Breathe, Baby: On Stress and Breathing

Ever wonder why almost every yoga class focuses at some point on breathing? Or why, when you’re feeling overwhelmed, people will tell you to “just breathe”?

That phrase, “just breathe” is both misleading and entirely accurate (That sentence sounds like a line from “Deep Thoughts with Jack Handy”, but I stand by it). This is because breathing is the only system in the body that is both automatic (it happens all the time, even when we’re unconscious) and controllable. We can’t, for example, tell our heart rate to speed up, but we can slow or deepen our breathing at will. Telling someone in a stress state to “just breathe” comes from the right place: hoping that by reminding your friend to slow down their breathing, they will calm down. This is good advice: slowing and deepening our breath does indeed signal our nervous system to calm down, but without more instruction, it’s possible a stressed out person might start simply breathing faster and higher in their chest (i.e. hyperventilate), which would signal their nervous system to remain on high alert.

The way we breathe can be an interesting window into our internal state. In general, when we are in a stress state, our breathing is quick, shallow, and high in the chest (sometimes called chest breathing or clavicle breathing). This response occurs when our nervous system is in a sympathetic state, i.e. Fight, Flight, or Freeze. This is super useful for helping you escape or navigate dangerous situations (think of our ancestors escaping from a lion, for example). That stress response is necessary for survival, but our bodies are not intended to remain in that state for very long. Ideally, the sympathetic nervous system will dominate for a few minutes to help you navigate a difficult situation, such as a near car accident, with all your senses firing: your heart rate quickens, your pupils dilate, your breathing quickens, and your other systems (such as the digestive system and the reproductive system) turn down, as they are not helpful in this scenario.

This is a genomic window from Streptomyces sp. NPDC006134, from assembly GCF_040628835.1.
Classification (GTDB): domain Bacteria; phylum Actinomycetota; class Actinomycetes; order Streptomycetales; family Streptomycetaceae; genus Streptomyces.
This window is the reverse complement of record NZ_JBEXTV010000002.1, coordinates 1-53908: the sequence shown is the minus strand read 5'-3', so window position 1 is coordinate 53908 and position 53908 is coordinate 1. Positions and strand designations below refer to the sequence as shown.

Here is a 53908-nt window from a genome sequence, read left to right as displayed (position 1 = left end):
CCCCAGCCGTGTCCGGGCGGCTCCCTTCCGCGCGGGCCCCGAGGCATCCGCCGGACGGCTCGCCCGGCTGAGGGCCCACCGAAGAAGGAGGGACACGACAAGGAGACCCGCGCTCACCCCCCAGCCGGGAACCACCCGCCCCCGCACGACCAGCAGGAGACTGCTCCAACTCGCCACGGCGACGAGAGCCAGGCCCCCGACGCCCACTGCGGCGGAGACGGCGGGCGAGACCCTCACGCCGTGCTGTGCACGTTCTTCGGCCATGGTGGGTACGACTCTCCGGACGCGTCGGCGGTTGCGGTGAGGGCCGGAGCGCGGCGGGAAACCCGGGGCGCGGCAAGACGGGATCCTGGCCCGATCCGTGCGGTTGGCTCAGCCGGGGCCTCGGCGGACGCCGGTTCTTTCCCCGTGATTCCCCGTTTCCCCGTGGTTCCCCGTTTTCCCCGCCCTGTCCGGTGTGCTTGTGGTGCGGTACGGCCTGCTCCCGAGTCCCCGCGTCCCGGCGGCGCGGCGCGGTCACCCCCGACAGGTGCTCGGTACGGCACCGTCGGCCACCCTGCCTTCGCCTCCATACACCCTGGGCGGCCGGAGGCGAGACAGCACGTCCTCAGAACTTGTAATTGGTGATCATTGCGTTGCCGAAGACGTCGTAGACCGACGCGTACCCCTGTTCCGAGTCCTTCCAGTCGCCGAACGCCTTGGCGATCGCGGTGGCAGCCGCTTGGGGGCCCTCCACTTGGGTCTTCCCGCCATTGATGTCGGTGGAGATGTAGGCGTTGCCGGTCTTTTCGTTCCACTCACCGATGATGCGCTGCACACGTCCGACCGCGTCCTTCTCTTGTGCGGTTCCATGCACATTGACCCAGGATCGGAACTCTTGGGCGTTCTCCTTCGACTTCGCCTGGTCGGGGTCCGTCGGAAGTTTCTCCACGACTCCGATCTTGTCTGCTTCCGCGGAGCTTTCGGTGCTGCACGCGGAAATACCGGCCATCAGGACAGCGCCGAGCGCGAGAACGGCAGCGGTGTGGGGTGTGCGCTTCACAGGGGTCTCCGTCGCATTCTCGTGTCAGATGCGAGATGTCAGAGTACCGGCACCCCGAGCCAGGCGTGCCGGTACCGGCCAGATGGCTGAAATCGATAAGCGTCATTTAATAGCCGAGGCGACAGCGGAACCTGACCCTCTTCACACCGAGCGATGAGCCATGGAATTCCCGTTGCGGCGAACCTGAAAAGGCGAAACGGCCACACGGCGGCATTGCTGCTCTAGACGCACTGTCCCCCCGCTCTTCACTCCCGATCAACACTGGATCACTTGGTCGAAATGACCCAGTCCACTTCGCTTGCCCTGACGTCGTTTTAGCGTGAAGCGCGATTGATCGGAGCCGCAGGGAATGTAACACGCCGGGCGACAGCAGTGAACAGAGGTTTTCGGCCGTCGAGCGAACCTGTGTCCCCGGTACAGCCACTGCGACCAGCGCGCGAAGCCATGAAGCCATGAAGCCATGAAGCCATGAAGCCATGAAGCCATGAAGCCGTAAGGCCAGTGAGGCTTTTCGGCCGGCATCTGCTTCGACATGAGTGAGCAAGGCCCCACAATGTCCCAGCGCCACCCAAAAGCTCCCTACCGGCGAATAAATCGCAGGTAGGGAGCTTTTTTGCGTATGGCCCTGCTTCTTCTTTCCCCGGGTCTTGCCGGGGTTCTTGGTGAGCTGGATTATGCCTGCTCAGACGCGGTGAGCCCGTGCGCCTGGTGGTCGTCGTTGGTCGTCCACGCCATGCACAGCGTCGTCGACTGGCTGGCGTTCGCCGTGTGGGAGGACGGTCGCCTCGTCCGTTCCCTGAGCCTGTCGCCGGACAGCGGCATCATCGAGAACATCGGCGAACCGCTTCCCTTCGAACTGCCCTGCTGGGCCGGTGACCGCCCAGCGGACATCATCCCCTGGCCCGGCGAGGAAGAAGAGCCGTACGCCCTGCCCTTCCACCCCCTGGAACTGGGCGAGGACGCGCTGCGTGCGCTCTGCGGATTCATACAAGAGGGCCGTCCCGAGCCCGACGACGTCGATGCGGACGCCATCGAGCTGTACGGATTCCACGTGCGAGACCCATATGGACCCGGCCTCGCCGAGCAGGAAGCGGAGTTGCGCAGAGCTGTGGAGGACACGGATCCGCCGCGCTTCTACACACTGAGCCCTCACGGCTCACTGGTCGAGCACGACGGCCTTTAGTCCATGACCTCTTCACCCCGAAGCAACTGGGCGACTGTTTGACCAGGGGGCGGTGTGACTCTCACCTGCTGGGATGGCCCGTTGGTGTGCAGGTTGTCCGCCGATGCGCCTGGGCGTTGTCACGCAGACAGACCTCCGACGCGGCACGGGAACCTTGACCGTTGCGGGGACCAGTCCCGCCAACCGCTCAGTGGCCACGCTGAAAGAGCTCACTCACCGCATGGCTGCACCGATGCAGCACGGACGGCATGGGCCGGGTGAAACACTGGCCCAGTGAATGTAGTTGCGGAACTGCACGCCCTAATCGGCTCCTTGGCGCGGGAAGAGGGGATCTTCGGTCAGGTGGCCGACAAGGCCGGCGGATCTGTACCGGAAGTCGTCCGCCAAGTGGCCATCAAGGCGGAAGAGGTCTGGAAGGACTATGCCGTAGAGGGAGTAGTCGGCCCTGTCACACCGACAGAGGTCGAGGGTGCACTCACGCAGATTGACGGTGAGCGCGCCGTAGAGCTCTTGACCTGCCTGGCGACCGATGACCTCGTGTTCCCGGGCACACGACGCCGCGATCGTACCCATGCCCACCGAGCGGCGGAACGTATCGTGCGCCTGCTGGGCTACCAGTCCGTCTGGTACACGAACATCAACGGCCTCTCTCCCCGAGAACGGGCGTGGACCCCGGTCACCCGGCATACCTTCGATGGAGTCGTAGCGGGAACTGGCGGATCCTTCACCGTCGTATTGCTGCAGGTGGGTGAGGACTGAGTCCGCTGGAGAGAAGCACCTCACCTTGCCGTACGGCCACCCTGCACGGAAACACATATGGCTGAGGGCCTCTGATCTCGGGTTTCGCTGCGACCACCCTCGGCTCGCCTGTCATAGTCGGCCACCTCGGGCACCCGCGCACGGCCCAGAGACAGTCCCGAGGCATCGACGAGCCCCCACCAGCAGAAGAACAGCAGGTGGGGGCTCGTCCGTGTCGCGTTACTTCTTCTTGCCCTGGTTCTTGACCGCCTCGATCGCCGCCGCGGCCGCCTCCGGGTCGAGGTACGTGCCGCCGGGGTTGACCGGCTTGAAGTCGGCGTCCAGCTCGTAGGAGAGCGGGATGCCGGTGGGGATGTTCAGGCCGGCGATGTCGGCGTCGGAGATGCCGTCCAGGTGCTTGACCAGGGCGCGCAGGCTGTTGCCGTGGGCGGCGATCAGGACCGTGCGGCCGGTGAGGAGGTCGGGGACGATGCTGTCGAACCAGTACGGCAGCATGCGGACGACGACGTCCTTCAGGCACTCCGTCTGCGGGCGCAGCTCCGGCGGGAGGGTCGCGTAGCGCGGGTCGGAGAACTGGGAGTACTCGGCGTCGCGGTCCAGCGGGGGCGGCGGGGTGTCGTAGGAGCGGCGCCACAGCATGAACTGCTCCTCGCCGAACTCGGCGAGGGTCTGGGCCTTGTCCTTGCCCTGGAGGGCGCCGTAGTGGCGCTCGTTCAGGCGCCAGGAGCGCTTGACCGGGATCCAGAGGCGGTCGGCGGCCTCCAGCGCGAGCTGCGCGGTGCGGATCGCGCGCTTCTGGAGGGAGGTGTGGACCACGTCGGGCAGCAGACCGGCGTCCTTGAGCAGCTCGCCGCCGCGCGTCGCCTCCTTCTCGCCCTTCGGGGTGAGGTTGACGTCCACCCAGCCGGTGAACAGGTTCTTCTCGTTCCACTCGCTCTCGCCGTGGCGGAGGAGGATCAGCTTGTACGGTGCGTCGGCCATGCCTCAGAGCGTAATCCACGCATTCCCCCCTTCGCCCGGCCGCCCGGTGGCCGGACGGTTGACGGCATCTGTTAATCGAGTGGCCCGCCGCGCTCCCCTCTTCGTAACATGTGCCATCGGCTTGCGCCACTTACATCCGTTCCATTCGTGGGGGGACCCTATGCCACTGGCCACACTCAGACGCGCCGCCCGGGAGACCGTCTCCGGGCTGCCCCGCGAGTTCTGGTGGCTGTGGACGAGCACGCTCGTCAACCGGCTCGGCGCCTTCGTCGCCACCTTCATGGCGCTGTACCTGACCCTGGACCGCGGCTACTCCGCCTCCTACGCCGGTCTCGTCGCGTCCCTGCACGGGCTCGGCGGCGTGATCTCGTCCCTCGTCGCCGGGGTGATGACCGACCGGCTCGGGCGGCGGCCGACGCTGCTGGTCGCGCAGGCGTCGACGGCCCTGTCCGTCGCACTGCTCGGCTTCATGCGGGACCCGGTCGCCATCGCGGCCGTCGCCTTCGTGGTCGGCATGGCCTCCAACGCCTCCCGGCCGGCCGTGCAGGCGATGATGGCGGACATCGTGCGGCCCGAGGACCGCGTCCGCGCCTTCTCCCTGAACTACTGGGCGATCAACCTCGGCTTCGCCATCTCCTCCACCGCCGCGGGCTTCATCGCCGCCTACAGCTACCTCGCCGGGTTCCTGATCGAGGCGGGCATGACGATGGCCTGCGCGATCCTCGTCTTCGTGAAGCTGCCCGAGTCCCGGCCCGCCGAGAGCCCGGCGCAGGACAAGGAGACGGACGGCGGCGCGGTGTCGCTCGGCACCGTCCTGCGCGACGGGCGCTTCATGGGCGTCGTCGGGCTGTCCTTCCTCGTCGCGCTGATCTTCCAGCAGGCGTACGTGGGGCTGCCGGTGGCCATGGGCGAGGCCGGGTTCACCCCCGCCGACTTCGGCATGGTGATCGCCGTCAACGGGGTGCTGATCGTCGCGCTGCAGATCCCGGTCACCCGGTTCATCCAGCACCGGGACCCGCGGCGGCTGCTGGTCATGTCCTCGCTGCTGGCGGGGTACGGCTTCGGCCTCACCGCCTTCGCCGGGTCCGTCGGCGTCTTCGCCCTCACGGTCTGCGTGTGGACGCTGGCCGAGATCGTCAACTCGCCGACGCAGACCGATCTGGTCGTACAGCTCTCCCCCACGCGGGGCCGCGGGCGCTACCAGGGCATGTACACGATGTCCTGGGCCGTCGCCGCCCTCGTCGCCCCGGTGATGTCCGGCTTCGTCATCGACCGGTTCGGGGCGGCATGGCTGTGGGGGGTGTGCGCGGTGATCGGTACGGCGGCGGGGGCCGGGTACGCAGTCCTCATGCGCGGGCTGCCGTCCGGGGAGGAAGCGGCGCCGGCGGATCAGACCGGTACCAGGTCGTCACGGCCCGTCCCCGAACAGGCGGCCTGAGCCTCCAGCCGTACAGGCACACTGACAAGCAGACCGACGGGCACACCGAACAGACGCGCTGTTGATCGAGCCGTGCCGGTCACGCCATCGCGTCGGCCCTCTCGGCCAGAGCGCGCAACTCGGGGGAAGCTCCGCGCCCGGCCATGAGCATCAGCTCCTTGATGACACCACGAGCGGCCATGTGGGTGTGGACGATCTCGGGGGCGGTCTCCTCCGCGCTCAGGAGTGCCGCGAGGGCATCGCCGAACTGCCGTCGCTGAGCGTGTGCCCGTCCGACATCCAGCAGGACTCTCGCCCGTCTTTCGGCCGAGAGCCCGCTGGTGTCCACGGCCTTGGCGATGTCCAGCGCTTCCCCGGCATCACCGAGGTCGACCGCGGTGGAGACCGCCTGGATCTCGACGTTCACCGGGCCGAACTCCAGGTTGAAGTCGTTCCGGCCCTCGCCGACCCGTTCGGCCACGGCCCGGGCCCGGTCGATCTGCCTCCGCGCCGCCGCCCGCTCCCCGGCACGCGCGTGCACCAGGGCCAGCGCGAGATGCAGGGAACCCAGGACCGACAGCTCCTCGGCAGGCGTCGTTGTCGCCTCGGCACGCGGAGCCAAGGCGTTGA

So, great, the sympathetic nervous system (SNS) has helped us escape perils for thousands of years and continues to be a necessary player in situations like hearing your children suddenly start crying. The problem is not stress or the stress response or fast, shallow breathing – all of those things are vital to your survival. The problem is when we stay in this stress state for extended periods of time. Our bodies are designed to quickly shift into sympathetic nervous system mode briefly and then return to a more neutral state or, more blissfully, a parasympathetic state.

We know the parasympathetic nervous system (PNS) is in charge when our breathing is slow and relaxed. When we feel at ease, calm, and in flow. We might experience this when we get a massage or walk on the beach, for example. We need to be in this state in order to fall and stay asleep. PNS is often referred to (at least by yoga teachers and the like) as the Rest and Digest response or the Heal and Feel response, as our bodies need to be relaxed in order to digest food well, heal wounds, etc.